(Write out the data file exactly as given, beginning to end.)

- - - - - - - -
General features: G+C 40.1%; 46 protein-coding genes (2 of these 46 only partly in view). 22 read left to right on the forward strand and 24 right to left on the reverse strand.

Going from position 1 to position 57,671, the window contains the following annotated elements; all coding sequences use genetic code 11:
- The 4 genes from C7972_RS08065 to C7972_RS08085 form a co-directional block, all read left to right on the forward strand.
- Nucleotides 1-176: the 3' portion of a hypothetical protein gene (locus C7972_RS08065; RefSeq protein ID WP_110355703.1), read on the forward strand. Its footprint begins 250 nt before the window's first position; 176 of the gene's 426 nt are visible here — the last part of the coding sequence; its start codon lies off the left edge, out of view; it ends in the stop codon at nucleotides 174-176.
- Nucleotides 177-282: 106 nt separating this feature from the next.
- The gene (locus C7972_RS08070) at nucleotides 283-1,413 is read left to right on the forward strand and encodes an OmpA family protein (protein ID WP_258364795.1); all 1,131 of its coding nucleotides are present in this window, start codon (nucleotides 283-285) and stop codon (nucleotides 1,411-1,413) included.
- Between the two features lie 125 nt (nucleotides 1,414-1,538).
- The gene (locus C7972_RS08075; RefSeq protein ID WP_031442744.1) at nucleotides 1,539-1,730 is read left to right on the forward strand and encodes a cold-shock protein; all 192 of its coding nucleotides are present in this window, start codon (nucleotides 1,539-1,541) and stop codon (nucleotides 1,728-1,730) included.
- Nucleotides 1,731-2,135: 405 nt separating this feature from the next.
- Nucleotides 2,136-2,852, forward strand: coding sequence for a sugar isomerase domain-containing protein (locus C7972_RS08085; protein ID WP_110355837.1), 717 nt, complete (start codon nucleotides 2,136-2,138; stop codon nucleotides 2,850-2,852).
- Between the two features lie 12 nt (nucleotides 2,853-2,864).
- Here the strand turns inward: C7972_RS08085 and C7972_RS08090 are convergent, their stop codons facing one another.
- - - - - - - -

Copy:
General features: G+C 40.1%; 46 protein-coding genes (2 of these 46 only partly in view). 22 read left to right on the forward strand and 24 right to left on the reverse strand.

Going from position 1 to position 57,671, the window contains the following annotated elements; all coding sequences use genetic code 11:
- The 4 genes from C7972_RS08065 to C7972_RS08085 form a co-directional block, all read left to right on the forward strand.
- Nucleotides 1-176: the 3' portion of a hypothetical protein gene (locus C7972_RS08065; RefSeq protein ID WP_110355703.1), read on the forward strand. Its footprint begins 250 nt before the window's first position; 176 of the gene's 426 nt are visible here — the last part of the coding sequence; its start codon lies off the left edge, out of view; it ends in the stop codon at nucleotides 174-176.
- Nucleotides 177-282: 106 nt separating this feature from the next.
- The gene (locus C7972_RS08070) at nucleotides 283-1,413 is read left to right on the forward strand and encodes an OmpA family protein (protein ID WP_258364795.1); all 1,131 of its coding nucleotides are present in this window, start codon (nucleotides 283-285) and stop codon (nucleotides 1,411-1,413) included.
- Between the two features lie 125 nt (nucleotides 1,414-1,538).
- The gene (locus C7972_RS08075; RefSeq protein ID WP_031442744.1) at nucleotides 1,539-1,730 is read left to right on the forward strand and encodes a cold-shock protein; all 192 of its coding nucleotides are present in this window, start codon (nucleotides 1,539-1,541) and stop codon (nucleotides 1,728-1,730) included.
- Nucleotides 1,731-2,135: 405 nt separating this feature from the next.
- Nucleotides 2,136-2,852, forward strand: coding sequence for a sugar isomerase domain-containing protein (locus C7972_RS08085; protein ID WP_110355837.1), 717 nt, complete (start codon nucleotides 2,136-2,138; stop codon nucleotides 2,850-2,852).
- Between the two features lie 12 nt (nucleotides 2,853-2,864).
- Here the strand turns inward: C7972_RS08085 and C7972_RS08090 are convergent, their stop codons facing one another.